National Waitstaff Day was May 21st, and while we always value the Mille Fleurs community, it was a nice reminder to take a moment to appreciate the very special qualities that each staff member brings to our work environment. Several of our employees have been with us for quite a while – a couple for more than 30 years! – and we understand how rare that is in the restaurant industry. We are the Mille Fleurs Family!…
Read on for a brief but genuine profile of a few members of our team who have truly helped to shape the Mille Fleurs that we all know and love today.
Of Course, Chef Martin has worked here since 1985, the year of inception of the restaurant and so has Evelyn and Bruno who both started at Mille Fleurs opening day January 3 1985..
Evelyn worked as a hostess and part-time bartender, while Bruno was initially hired as a bus boy, but then quickly worked his way up to captain. They have been a part of some interesting years at Mille Fleurs, Evelyn remembers visits from Julia Child, Victor Mature, and Ann Blyth, while over the years Bruno has waited on Presidents Nixon, Ford and Reagan plus a variety of celebrities including Dustin Hoffman, Ann Bancroft, Mel Brooks, Pierce Brosnan, Charlize Theron and many many others…
Lara, one of our bartenders has been with Mille Fleurs since 1996, and Ramon since 1999. Ramon was hired as a busser, and now 17 years later is our lead food runner and in charge of the wine cellar. Lara started as a busser, and spent a few years hostessing and cocktailing before settling into her current position as a bartender. In many ways her family has been a pivotal part of the Mille Fleurs legacy, as both her older and younger sisters have worked here as well and still do.
Marko joined us in 2003 as a captain, but started working the door just 2 months later at Bertrand’s urging. He is now lead Maitre d’ and sommelier. If you’ve ever had the pleasure of interacting with him you know how perfectly suited he is for his position, and we feel lucky to have him orchestrating our guest dining experience.
At Mille Fleurs we are much like a family, and we create and cultivate relationships that sustain us as an establishment, and also as individuals who have come together with a common passion. We are proud of our history, and of the people who have been here with us along the way. On National Waitstaff Day, and every day, we celebrate the unique contributions of our staff members and hope that our shared dedication to our vision and craft continues to excite and welcome you, our valued customers. Cheers to the past, and the future – it’s all happening here, at Mille Fleurs!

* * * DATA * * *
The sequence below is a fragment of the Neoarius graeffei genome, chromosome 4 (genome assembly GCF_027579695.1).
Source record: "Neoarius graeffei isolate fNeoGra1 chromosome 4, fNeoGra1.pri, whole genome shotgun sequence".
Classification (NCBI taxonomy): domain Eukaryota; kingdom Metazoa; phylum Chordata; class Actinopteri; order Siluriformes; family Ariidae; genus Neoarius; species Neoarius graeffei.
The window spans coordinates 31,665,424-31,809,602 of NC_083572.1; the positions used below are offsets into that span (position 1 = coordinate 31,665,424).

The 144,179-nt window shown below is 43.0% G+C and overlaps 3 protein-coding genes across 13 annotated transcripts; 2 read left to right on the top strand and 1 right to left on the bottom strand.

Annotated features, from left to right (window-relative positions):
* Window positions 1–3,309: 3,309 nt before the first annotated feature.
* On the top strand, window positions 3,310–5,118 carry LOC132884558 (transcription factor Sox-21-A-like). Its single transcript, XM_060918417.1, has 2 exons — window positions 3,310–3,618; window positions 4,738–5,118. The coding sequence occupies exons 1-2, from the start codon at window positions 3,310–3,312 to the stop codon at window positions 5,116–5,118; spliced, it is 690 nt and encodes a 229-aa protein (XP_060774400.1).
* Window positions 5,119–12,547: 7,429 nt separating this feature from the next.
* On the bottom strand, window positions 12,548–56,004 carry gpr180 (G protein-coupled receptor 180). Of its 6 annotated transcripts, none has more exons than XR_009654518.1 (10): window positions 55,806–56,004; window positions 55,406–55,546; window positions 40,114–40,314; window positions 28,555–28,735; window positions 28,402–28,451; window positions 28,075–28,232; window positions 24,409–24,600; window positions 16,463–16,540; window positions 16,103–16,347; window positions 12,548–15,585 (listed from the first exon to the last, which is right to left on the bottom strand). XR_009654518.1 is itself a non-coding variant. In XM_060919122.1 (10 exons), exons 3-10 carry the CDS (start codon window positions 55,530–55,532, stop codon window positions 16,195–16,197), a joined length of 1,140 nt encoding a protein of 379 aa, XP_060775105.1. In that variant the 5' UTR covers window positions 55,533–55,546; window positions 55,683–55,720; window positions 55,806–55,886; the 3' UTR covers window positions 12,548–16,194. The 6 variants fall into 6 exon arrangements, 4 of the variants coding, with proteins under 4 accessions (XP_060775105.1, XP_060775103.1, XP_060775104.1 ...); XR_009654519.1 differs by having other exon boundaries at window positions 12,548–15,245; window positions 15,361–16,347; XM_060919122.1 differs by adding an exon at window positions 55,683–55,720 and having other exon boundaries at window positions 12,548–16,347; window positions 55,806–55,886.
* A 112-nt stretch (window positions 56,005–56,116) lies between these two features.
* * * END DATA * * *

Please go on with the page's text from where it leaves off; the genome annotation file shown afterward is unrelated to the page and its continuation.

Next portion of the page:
Rosé Champagne, of course!!! It just looks the part, you know: a soft hue like the color of her lips or skin, than the effervescence of the wine completes the charm of the drink and, of course the amazing taste: Rosés tend to have a bit more red fruit aroma and flavor than regular Champagne, fresh aromas of strawberries or raspberries often accompany the other typical aromas. In flavor and mouthfeel they also tend to be a bit richer, bigger and rounder. Rosé Champagne can accompany all sorts of food, as can blanc Champagne, however, as everyone knows, much Champagne is enjoyed simply for its celebratory feeling and Rosé Champagne has that added “sexiness” or romance to it that makes it a favorite for romantic dinners.
Now, for the technical part, so you know: Rosé Champagnes represent about 5% of Champagne’s yearly production; they are colored in hues that go from “baby pink” to copper salmon. The color traditionally comes from the very brief skin contact of the red grapes Pinot noir (mainly) and Pinot Meunier during pressing, however, many modern Rosé Champagnes are produced as regular Champagnes but are later “colored up” by adding red Pinot noir wines to the finished wine, it is now believed that this second method adds more richness and age-ability to the wine. A “saignée” process is also acceptable but it is rarely used in Champagne nowadays.
So now that you know “everything” about Rosé Champagne, do not forget to raise a glass of the nectar with your Valentine!
I moved to America in July of 1985. Coming here changed my career path and I pursued cooking. Before joining Chef Martin at Mille Fleurs, I attained a degree in Business Administration and worked briefly for the French national railway. At the time, Chef Martin was my boyfriend.
My culinary fate was actually decided for me, when I was delivered on a kitchen table. I grew up on a farm in the southwest part of France near Toulouse. From sunrise to sunset my family’s main preoccupation was, “What is the next meal?” I should say food is a culture in my family.
I also had the opportunity in middle school to spend time at a pastry shop that was owned by my best friend’s father. I loved his giant display of chocolate Easter eggs. At the time I was mainly there to enjoy his pastries, not to learn….if only I knew what the future held.
My dessert menu changes every month and a half. The choice is dictated by the season, inspiration of internet, and of course by the customer’s favorite dishes such as our Beggars Purse and the crème brulee.
Many people ask me how you have been able to work with your husband. The secret to working with your husband is to stay clear and out of each other’s way with much respect. Especially when you have two strong and stubborn personalities! At Mille Fleurs I call him CHEF like everyone else.